Football Recruiting

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In college athletics in the United States, recruiting typically involves a coach extending an athletic scholarship offer to a player who is about to graduate from high school or a junior college. There are instances, mostly at lower division universities, where no scholarship can be awarded and the player has to pay for all of his or her own tuition payments, housing, and textbook costs.[1] During this recruiting process, most schools try hard to comply with recruiting bylaws that support the National Collegiate Athletic Association’s underlying principles of fairness and integrity. The rules define who may be involved in the recruiting process, when recruiting may occur and the conditions under which recruiting may be conducted. Recruiting rules seek, as much as possible, to control intrusions into the lives of prospective student-athletes. The NCAA defines recruiting as “any solicitation of prospective student-athletes or their parents by an institutional staff member or by a representative of the institution’s athletics interests for the purpose of securing a prospective student-athlete’s enrollment and ultimate participation in the institution’s intercollegiate athletics program.[2] General process [edit]

”In order to be considered a “recruited prospective student-athlete” athletes must be approached by a college coach or representative about participating in that college’s athletic program. NCAA guidelines specify how and when they can be contacted. Letters, telephone calls and in-person conversations are limited to certain frequency and dates during and after junior year. The NCAA also determines when athletes can be contacted by dividing the year into four recruiting and non-recruiting periods:[2] 1. During a contact period, recruiters may make in-person, on- or off-campus contacts and evaluations. Coaches can also write and/or phone athletes during this period.[3] 2. During an evaluation period, they can only assess academic qualifications and playing abilities; no in-person, off-campus recruiting contacts are permitted. Letters and phone calls are permitted.[3] 3. During a quiet period, they may make in-person recruiting contacts only on the college campus. Off-campus, recruiters are limited to phone calls and letter-writing.[3] 4. During a dead period, they cannot make in-person recruiting contacts or evaluations on- or off-campus or permit official or unofficial visits. However, phone calls and letters are permitted.[3] During the recruiting process, prospective student-athletes go on an official visit to the school they are being recruited by. An official visit is a prospective student-athlete’s visit to a college campus paid for by the college. The college can pay for transportation to and from the college, room and meals (three per day) while visiting and reasonable entertainment expenses, including three complimentary admissions to a home athletics contest. NCAA recruiting bylaws limit the number of official visits a recruit may take to five.[2] The NCAA has imposed stringent rules limiting the manner in which competing university-firms may bid for the newest crop of prospective student-athletes. Such rules limit the number of visits, which a student-athlete may make to a given campus, the amount of his expenses that may be covered by the university-firm, and so forth.[4] National Letter of Intent [edit]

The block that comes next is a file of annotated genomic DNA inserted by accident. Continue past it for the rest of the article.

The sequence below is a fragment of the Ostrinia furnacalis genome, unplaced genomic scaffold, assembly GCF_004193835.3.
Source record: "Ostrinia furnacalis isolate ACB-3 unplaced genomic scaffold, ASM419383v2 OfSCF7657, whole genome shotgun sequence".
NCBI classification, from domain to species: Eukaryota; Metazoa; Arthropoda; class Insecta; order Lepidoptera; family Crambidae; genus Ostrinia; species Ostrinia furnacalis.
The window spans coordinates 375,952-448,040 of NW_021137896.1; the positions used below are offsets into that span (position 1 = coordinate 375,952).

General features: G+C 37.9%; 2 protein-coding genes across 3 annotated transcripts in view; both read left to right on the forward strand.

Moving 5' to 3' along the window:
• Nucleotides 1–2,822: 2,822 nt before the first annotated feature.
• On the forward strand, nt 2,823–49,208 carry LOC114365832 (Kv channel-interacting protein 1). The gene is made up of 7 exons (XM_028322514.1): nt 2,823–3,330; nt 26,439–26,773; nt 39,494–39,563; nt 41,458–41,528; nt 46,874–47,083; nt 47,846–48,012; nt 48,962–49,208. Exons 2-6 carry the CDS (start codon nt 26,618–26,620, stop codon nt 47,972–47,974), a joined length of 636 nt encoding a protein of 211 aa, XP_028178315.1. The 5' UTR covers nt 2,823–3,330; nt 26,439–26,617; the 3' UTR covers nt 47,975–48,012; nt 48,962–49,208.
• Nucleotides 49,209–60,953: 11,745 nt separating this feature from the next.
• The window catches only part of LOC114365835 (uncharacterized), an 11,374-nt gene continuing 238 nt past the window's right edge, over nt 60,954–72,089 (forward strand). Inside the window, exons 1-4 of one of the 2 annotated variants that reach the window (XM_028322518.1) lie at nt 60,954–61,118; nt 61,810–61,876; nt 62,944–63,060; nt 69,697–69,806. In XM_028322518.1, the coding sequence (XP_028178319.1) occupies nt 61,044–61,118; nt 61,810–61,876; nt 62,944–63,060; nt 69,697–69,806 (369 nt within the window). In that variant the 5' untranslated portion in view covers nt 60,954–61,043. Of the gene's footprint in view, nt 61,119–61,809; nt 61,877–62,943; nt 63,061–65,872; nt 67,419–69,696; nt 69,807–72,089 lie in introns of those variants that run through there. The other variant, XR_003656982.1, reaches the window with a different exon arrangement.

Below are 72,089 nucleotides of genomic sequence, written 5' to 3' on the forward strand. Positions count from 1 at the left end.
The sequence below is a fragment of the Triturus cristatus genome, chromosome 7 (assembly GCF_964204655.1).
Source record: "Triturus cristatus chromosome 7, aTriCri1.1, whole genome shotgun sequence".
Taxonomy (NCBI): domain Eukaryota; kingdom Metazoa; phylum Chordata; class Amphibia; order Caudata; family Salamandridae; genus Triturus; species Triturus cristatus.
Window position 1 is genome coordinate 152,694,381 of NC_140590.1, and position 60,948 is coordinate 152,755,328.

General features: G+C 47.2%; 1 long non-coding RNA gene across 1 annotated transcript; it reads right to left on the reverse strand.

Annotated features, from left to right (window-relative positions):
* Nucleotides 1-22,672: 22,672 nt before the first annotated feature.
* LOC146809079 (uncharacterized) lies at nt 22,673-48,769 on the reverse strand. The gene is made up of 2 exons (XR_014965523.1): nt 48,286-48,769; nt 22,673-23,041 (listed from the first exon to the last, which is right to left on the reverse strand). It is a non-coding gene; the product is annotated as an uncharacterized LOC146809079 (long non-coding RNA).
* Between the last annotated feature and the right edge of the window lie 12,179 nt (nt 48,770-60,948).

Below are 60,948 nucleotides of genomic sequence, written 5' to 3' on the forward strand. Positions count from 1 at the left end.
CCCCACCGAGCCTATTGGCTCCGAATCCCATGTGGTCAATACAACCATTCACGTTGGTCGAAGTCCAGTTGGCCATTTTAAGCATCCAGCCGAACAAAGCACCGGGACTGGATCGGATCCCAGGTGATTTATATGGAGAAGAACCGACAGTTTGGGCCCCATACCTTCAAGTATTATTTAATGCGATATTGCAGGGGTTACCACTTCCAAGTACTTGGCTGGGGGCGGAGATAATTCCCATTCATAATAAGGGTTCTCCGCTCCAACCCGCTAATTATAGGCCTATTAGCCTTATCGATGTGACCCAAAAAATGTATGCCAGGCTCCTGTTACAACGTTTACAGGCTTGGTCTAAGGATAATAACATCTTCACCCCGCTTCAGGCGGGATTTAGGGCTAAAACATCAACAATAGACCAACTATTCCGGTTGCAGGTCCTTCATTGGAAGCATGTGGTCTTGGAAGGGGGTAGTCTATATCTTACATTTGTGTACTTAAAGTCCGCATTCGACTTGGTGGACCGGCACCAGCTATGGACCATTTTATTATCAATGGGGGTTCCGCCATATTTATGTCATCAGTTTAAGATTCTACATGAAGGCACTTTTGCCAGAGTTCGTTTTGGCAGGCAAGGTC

During recruitment, a college coach may ask a prospective player to sign a National Letter of Intent (NLI). The NLI is a voluntary program with regard to both institutions and student-athletes. No prospective student-athlete or parent is required to sign the National Letter of Intent, and no institution is required to join the program.[5] By signing a National Letter of Intent, a prospective student-athlete agrees to attend the designated college or university for one academic year. Pursuant to the terms of the National Letter of Intent program, participating institutions agree to provide athletics...
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